You can also think of this:  “or” means that you only need one line when you graph the inequalities,  “and” means you need both lines.

Here are some examples; notice that    can be written as    (do you see why?):

Compound Inequalities

Try these by putting in numbers from the number line (in the pink, and not in the pink) to make sure you understand it!

Absolute Value and Inequalities

(You might want to review Algebraic Equations with Absolute Value before continuing on to this topic.)

When dealing with absolute values and inequalities (just like with absolute value equations), we have to separate the equation into two different ones, if there are any variables inside the absolute value bars.

We first have to get the absolute value all by itself on the left.

Now we have to separate the equations.  We get the first equation by just taking away the absolute value sign away on the left.  The easiest way to get the second equation is to take the absolute value sign away on the left, and do two things on the right:  reverse the inequality sign, and change the sign of everything on the right (even if we have variables over there).

We also have to think about whether or not to use “or” or “and” between the two new equations.  The way I remember this is that with a  or  sign, you can put a little “o” in it after the absolute value, so you want to use the “or” (or remember, greater than starts with “g”, so think “gore”).  For  or  signs, use “and” (you can remember less than starts with “l”, so think “land”).

And again, if we get something like  \(\left| {x+3} \right|<0\),  there is no solution,  and something like  \(\left| {x+3} \right|\ge -4\),  there are infinite solutions (all real numbers).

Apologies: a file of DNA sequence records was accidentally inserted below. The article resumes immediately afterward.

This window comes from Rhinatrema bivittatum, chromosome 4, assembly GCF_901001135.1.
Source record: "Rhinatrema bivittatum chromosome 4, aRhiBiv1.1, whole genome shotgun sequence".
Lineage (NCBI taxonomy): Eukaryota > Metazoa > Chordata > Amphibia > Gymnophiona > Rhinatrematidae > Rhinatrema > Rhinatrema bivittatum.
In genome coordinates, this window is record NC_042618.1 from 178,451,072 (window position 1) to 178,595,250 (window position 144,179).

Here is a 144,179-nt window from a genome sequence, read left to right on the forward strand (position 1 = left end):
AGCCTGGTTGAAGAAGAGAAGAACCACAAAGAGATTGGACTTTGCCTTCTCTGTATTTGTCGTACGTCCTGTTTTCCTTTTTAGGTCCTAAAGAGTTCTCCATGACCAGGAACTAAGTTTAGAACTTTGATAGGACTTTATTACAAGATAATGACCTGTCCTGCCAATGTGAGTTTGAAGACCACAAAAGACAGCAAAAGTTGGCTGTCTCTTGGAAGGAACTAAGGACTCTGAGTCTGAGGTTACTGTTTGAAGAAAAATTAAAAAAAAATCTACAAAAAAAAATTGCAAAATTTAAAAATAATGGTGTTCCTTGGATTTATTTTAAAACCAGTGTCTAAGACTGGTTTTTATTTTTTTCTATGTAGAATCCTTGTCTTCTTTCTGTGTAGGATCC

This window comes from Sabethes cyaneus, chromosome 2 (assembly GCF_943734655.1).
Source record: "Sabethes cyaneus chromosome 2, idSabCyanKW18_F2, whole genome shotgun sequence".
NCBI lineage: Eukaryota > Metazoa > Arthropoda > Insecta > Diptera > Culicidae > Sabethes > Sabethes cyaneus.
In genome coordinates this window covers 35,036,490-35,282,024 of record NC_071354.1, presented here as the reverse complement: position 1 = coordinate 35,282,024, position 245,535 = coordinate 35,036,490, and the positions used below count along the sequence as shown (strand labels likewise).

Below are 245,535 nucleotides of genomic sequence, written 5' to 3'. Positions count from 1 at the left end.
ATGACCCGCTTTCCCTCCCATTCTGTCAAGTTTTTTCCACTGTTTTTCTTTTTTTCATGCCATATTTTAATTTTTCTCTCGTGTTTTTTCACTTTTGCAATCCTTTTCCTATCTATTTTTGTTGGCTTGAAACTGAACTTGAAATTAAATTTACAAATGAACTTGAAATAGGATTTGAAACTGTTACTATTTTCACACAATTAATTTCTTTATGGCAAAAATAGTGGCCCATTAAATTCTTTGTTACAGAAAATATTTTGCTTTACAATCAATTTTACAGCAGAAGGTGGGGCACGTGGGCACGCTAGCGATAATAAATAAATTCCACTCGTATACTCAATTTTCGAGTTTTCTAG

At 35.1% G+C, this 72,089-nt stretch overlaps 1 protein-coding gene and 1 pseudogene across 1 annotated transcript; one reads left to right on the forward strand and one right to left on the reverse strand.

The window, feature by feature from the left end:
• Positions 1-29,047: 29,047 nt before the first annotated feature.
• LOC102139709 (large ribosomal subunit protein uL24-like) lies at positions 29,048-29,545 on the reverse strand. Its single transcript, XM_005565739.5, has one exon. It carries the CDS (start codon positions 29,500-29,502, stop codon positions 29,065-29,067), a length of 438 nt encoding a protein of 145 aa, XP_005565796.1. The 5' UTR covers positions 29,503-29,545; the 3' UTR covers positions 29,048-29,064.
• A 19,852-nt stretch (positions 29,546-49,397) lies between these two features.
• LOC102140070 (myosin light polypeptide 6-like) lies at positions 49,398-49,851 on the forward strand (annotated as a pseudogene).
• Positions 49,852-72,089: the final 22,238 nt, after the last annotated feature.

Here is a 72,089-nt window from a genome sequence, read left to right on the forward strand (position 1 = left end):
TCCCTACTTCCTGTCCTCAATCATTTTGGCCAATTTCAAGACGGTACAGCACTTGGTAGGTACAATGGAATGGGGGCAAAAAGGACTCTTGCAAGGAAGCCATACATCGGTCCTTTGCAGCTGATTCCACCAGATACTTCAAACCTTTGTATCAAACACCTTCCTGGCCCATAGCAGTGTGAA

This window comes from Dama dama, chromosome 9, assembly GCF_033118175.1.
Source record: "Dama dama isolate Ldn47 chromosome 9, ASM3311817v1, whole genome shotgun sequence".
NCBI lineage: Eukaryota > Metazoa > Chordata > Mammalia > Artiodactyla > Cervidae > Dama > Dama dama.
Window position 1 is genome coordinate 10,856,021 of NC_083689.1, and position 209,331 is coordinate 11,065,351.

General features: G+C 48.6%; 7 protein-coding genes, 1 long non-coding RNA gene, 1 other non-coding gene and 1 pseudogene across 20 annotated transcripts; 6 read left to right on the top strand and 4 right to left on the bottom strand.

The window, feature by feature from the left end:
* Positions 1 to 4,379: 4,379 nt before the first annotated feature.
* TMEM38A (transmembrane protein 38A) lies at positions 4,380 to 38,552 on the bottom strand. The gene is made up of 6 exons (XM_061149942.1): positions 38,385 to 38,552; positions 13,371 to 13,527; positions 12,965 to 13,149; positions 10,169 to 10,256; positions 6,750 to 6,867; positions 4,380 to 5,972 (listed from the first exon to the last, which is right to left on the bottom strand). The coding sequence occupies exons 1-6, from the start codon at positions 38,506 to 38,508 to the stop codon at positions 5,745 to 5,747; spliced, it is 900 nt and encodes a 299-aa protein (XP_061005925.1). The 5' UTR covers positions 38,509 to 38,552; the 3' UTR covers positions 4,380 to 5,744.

Absolute Value Inequalities

Note that you can put absolute values in your Graphing Calculator (and even graph them!) by hitting MATH, scroll right to NUM, and then hitting 1 (abs) or ENTER.

Examples of inequality situations (note that there more at the end of the Word Problems in Algebra section)

Water is not a liquid unless its temperature is greater than 100º C or less than 0º C.  This situation could be modeled as:  t > 100  or t < 0.

Example of absolute value inequality situation: 

Cruise control speeds should keep the speed of a car within 5 miles per hour of the 60 mile per hour speed limit.  (Here’s the more “girly” example of this:  I really want to go shopping, but I need to spend within $5 of $60.)  These situations could be modeled as:

So the speed of the car would be between (and including) 55 and 65 miles per hour.  And I need to spend within (and including) $55 and $65.

Learn these rules, and practice, practice, practice!

Click on Submit (the arrow to the right of the problem) to solve this problem. You can also type in more problems, or click on the 3 dots in the upper right hand corner to drill down for example problems.

If you click on “Tap to view steps”, you will go to the Mathway site, where you can register for the full version (steps included) of the software.  You can even get math worksheets.

You can also go to the Mathway site here, where you can register, or just use the software for free without the detailed solutions.  There is even a Mathway App for your mobile device.  Enjoy!

On to  Algebra Word Problems – you are ready!